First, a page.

Felix Zulauf (President, Zulauf Asset Management, Baar, Switzerland): Will tax reform apply to 2017 income, or take effect only in 2018?

Brian Rogers (Chairman, T. Rowe Price, Baltimore): My guess is that a lot of the changes will be retroactive, impacting 2017. The backdrop, in general, will be positive for the first six months of the year. But with the stock market selling at around 17 times earnings, the jury is out on how much upside equities will have.

Oscar Schafer (Chairman, Rivulet Capital, New York): From the time Ronald Reagan was elected in November 1980 until he was inaugurated in January 1981, the market was up 9%. It then fell about 30% through August 1982. I’m not predicting that, but we have had a lot of euphoria.

Priest: There are only three components of equity returns: dividends, earnings, and price/earnings ratios. In the past five years, the MSCI World Index was up 87%. Of that 87%, 74 percentage points came from P/E-multiple expansion. Earnings were down two percentage points, and dividends were up roughly 15 percentage points. The market was up because quantitative easing [central banks’ asset-buying programs] effectively lowered the discount rate applied to earnings and cash flow. It had a profound impact. The election was an inflection point, as we can see from the postelection rise in bond yields. P/E ratios now face a serious head wind. It can be overcome with accelerated earnings growth, and tax reform will be a part of that, if it happens. Also, dividends are going to grow, probably faster than people think.

The danger now is that pressure on P/E multiples will be negative. Unless we get tax reform and more growth in the real economy, the chances of a down stock market aren’t insignificant this year.

Barron’s: Won’t significant spending on infrastructure help to boost the economy?

Abby Joseph Cohen (Senior Investment Strategist and President, Global Markets Institute, Goldman Sachs, New York):On the infrastructure front, the easy stuff is most likely to get approved in the short term, as part of a corporate tax-reform package. Projects could be funded in part through tax credits or public/private partnerships. Congress is unlikely to approve massive spending on infrastructure, which has been discussed, in the next year or so.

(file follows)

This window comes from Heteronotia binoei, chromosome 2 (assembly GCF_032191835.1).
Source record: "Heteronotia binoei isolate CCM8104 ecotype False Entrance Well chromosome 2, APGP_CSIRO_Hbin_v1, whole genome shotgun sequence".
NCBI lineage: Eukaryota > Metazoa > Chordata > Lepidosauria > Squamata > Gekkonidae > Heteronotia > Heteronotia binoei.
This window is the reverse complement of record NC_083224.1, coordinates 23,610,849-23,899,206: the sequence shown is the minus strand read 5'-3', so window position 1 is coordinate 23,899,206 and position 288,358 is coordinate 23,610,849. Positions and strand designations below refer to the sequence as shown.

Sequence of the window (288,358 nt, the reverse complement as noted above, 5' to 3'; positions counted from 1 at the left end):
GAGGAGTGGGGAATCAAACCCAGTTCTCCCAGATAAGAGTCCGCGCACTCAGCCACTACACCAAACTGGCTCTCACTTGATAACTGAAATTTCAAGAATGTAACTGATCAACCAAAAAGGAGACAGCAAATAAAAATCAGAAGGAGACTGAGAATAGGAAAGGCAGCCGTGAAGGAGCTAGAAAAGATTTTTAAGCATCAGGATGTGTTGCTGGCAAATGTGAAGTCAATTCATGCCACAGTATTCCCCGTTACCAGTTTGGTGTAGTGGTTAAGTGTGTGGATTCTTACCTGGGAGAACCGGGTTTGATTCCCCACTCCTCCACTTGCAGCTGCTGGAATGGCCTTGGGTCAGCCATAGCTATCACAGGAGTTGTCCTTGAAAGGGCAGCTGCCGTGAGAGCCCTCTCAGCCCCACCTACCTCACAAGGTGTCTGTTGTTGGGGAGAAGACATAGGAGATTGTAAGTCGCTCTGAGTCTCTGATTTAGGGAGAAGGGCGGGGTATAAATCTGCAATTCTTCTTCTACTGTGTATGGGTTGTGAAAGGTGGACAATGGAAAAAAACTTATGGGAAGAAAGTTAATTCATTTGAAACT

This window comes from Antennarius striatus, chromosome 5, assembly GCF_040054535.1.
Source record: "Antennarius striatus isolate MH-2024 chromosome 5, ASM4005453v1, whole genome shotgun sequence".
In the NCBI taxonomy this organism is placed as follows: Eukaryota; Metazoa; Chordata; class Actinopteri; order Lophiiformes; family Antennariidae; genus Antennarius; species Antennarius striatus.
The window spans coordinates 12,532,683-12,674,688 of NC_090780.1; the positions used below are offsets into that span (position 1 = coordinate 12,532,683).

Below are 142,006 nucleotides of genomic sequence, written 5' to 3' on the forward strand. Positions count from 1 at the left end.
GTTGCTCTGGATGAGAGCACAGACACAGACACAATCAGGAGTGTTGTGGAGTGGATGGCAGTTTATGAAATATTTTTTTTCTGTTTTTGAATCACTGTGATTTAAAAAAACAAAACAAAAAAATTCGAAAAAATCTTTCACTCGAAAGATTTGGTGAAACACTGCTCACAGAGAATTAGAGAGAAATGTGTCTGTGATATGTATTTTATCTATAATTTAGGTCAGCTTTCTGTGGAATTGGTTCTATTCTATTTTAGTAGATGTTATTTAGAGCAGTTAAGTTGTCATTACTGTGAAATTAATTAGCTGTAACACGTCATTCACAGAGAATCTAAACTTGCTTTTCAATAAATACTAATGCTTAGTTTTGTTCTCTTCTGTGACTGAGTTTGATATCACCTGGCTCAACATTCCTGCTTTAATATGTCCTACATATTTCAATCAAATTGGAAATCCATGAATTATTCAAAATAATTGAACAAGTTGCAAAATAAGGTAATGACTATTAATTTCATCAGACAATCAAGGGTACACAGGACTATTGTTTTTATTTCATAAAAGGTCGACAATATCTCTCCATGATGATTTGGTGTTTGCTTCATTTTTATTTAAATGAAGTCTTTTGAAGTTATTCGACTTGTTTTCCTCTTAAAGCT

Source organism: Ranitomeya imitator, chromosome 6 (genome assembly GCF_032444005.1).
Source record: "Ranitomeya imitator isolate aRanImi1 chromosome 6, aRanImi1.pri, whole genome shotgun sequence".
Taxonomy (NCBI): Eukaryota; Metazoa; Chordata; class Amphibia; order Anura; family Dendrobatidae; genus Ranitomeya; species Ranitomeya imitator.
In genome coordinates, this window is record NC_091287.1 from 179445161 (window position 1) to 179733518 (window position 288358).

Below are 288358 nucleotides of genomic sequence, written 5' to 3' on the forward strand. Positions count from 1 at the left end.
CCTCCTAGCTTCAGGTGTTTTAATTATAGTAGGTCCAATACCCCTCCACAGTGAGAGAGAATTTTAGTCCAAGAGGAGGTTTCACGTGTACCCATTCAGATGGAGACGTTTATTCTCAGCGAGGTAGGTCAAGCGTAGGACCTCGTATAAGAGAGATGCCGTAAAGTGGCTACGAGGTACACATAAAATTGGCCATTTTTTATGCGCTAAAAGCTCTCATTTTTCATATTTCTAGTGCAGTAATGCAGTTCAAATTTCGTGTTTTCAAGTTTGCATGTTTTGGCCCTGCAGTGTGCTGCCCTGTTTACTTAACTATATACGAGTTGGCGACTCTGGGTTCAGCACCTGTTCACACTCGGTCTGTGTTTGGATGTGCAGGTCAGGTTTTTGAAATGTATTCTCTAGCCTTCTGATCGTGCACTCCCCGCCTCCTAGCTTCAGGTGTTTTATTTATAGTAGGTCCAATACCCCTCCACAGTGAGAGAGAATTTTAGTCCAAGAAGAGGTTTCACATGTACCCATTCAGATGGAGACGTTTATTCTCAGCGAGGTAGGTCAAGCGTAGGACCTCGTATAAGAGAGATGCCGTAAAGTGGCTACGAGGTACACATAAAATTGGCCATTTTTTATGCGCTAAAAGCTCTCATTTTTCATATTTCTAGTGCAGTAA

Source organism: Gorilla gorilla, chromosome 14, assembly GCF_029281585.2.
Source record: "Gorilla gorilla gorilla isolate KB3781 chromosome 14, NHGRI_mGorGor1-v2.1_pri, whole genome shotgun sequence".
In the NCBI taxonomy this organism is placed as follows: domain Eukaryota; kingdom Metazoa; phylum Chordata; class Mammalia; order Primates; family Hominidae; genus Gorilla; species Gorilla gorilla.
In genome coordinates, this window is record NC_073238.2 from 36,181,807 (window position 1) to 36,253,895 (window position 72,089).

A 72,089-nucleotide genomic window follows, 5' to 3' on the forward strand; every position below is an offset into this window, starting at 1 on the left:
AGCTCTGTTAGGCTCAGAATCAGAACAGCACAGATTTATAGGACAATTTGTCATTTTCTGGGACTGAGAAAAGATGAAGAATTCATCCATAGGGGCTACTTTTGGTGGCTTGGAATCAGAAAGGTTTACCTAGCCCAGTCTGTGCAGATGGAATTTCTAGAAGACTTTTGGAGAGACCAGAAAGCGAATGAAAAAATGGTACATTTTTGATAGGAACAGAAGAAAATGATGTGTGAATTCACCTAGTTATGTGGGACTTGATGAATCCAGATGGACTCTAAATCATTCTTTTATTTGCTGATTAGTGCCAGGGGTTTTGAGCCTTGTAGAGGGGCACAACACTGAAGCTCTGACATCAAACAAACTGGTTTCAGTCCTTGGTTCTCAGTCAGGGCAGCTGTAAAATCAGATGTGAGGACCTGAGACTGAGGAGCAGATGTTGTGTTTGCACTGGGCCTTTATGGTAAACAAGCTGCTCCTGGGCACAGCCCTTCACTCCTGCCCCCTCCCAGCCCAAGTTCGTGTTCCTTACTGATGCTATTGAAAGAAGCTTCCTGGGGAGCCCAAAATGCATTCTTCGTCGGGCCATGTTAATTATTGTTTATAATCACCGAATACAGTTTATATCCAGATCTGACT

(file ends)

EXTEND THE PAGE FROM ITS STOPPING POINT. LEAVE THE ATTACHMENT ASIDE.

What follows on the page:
Jeffrey Gundlach (CEO and Chief Investment Officer, Doubleline Capital, Los Angeles): Negative rates are toxic to banking systems. Also, they don’t motivate consumption. They necessitate savings. A 60-year-old who hopes to retire in 10 years and have a 20-year life expectancy beyond that has to save twice as much when interest rates are at zero than when they’re at an old-school 5%.

Nominal GDP is the single best indicator of the secular trend in interest rates. Nominal GDP rose for a couple of decades into the 1980s. Interest rates, as we know, rose in the early ’80s. GDP has been falling annually, with few exceptions, since around 1982. Last year, real [inflation-adjusted] GDP probably grew 2.1%. If fiscal stimulus lifts the growth rate this year to 2.5% to 3%, and you throw an inflation rate of 2% to 3% atop that, conservatively you’re talking about nominal GDP around 5%. How can bond yields stay at 2.4% in that environment?

Cohen: As a country, we have underinvested in capital and labor. On the capital side, we haven’t invested in public infrastructure, and capital spending has been insufficient in many industries. On the labor side, we haven’t done what is needed in terms of education. Normally, economic growth is related to labor-force growth. Many people believe that one reason economic growth has slowed is because the labor-force participation rate has fallen. Also, there hasn’t been enough investment in innovation. In the golden period of the 1950s and ’60s, the U.S. spent approximately 4.5% of GDP on basic research and corporate research and development. Now, we spend 2.5%. Much of the decline owes to government defunding at the National Institutes of Health, the National Science Foundation, NASA, and other agencies. Companies have picked up some of the slack, but investments aren’t where they need to be.

Barron’s:  What is happening in China?

Zulauf:  China did everything right until 2008. It had a wonderful period of 10% growth for 25 years. Since 2008, policy makers have gone wild, making one mistake after another to keep the economy growing. The growth rate has broken down; it is now between 6% and 7%, or whatever the government publishes. It will continue to slow, because once an economy reaches the size of China’s, it can’t grow at the same rate as before.

The Chinese are trapped in a debt bubble. Next fall, the Chinese Communist Party will hold its 19th National Congress.  President Xi Jinping needs to stabilize the currency and economy before then. China has only two options: Stabilize the currency by tightening monetary policy, which would lead to a recession, or shut off capital outflows, which, with credit expansion at 40% of GDP annually, could lead to rapid inflation.

Barron’s:  Which course will China choose?

Zulauf:  They will try a little of both. But the pain for the economy will be too great, so eventually they will let the renminbi go. It could slide to eight or nine to the dollar from about 6.90 now.